Ernest C. Clendenen

Taken in 1948, this photo shows Ernest C. Clendenen, at the age of 81, leaning on his 1936 Chevrolet truck. This workhorse of a truck was used in the orchard as well as making pickups and deliveries.


Ernest Clifton Clendenen – Founder of Clendenen Cider Works

Ernest Clifton Clendenen, father of Andrew, grandfather of Clif, and great-grandfather of Drew, was born in Eureka, CA in 1867 shortly after his parents, Andrew and Emeline, arrived from New Brunswick, Canada. It was a long and arduous journey that took them around the stormy Cape Horn. E.C. Clendenen used to say, “ I came around the Horn, and I was born in Eureka.”

Ernest, and his wife, May, bought the land that is the orchard today, in 1908 from E.F. Johnston of Oregon. Among the varieties of apple trees on the property dating back to 1869 were Minkler, Smith’s Cider and Stark – that are still producing apples today. “We use all three in the cider at different times,” Clif said. “The old varieties are blended with other varieties for great flavor.”

When E. C. bought the producing apple orchard, he first packed and shipped apples in wooden boxes that were sold on the San Francisco wholesale market. In 1909 this was an overnight horse-and-cart trip to the docks in Eureka from Fortuna! From the Eureka docks the apple boxes were loaded onto a steamship for the voyage to San Francisco. Word was sent back from San Francisco that one of his shipments had spoiled, and that he wouldn’t be paid for his apples. Wanting to see for himself, E.C. boarded the next steamship, and upon his arrival in S.F., found his apples in perfect condition in the unscrupulous dealer’s warehouse. The old dairy barn across the street from the orchard soon had a small cider press, and the Clendenen’s started pressing and selling fresh apple cider.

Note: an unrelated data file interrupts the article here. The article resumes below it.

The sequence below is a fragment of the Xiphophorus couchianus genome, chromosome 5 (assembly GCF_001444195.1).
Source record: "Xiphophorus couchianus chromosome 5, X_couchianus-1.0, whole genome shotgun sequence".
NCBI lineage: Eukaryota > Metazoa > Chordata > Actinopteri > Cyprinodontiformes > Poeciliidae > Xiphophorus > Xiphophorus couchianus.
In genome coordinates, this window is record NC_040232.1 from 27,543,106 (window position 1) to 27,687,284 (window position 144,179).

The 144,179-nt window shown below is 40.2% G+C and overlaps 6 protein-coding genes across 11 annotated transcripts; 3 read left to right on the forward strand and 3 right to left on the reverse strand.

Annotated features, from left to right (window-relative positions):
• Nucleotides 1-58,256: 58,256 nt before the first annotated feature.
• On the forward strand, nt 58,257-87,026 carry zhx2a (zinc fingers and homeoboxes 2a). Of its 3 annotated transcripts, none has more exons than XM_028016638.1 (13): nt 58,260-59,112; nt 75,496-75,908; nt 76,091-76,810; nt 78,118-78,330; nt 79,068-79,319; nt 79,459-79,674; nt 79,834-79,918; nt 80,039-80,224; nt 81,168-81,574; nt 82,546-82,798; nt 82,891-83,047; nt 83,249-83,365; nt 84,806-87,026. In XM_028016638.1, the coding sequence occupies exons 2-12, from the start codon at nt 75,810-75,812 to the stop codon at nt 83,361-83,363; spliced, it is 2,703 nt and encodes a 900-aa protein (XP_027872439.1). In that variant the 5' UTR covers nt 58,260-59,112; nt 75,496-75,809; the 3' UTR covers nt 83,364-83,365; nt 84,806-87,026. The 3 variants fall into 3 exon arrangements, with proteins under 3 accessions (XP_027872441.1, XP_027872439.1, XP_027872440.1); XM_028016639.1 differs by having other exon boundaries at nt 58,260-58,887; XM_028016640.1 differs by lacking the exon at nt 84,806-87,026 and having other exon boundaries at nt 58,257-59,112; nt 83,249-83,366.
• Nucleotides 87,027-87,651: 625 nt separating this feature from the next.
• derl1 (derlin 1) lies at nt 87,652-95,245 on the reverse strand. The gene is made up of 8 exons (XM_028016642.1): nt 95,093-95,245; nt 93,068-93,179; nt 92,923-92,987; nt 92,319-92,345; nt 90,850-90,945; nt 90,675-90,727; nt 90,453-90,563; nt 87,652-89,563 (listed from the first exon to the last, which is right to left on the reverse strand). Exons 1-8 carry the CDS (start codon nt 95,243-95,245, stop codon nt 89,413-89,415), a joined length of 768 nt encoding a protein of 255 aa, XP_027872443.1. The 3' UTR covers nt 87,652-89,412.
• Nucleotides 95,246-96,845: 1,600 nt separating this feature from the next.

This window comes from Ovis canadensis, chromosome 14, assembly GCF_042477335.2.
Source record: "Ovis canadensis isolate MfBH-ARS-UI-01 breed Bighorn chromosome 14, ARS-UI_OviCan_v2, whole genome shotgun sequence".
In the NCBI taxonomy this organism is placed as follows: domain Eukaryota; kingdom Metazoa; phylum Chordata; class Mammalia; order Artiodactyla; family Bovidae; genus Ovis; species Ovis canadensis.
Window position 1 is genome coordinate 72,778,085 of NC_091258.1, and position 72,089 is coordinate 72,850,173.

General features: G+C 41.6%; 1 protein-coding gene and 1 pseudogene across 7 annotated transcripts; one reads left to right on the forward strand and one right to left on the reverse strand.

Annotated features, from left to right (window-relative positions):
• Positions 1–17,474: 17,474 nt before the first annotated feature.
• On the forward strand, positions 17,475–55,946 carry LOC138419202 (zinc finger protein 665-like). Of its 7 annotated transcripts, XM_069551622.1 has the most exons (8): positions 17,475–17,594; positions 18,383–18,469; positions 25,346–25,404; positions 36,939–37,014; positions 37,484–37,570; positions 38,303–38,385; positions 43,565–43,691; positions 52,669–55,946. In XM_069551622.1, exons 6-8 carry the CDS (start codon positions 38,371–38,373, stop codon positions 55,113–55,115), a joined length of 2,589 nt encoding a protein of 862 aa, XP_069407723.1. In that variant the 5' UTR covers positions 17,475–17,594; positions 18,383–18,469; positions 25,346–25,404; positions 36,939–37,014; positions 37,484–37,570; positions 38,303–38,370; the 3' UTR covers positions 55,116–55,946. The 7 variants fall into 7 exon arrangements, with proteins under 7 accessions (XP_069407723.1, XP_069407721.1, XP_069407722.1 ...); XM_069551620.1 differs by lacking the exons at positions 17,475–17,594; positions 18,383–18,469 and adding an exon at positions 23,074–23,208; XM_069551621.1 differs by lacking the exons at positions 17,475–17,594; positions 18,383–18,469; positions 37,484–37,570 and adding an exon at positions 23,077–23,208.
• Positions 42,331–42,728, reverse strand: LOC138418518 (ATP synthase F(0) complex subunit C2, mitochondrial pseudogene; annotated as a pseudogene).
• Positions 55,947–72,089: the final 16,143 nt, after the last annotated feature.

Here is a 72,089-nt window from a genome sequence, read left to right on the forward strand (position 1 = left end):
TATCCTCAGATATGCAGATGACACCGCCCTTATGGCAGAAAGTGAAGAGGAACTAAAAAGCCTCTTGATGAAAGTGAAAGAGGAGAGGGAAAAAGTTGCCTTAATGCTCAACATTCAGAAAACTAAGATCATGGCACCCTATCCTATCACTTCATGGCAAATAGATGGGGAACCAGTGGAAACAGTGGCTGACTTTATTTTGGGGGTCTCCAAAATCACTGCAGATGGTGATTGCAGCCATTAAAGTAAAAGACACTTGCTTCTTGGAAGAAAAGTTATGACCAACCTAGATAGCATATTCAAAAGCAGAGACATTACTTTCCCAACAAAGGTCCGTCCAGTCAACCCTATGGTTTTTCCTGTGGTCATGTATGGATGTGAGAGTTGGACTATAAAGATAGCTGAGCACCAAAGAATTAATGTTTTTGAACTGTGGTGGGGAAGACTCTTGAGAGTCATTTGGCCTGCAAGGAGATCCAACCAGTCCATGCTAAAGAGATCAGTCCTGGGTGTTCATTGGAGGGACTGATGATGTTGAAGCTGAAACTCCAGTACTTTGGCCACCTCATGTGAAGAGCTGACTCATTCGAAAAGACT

After struggling with a manual basket-type press for a few years, Ernest purchased the Mount Gilead No. 4-C Hydraulic Cider and Fruit Press in 1916, a room-sized machine that was shipped from Mt. Gilead, Ohio. Powered by an electric motor, it was capable of producing 100 gallons per hour, allowing uninterrupted pressing while the next batch was prepared.


Cider Fact

During Prohibition, the cider press ran nearly every day during the apple season. Apples from numerous local orchards were harvested and brought to Clendenen Cider Works for processing to supply the demand for a fermentable juice.

Mount Gilead Cider Press

Andy Clendenen pressing apples with the Mount Gilead Cider and Fruit Press.

Andrew Clendenen

Less than a year after E. C. and May purchased the land, in January of 1909, May gave birth to their son Andrew in the house that is still being used by the family today.

Andy Clendenen rejoined his father in the family business in 1948, after delivering fuel for Shell Oil Company, and serving in the South Pacific during WW II.  In 1960 he moved the business across the street and into a new 1,800 square foot building. It was constructed by the Fortuna firm of T & H Construction and cost $3,829, not including plumbing, electrical or painting. The quality of construction and choice of materials has allowed the building to withstand several major earthquakes over the past forty years.

Young Clif Clendenen on the tractor

Young Clif Clendenen with father Andy after harvesting apples.

Clif and Drew Clendenen

Like his father, Andy, Clif took to the business at a young age. Today, Clif and his son Drew are picking apples, pressing, which happens roughly every five days, and welcoming visitors to sample a drink that varies in taste as different varieties become ripe. Clif and Drew blend varieties and each pressing has its own unique taste and texture.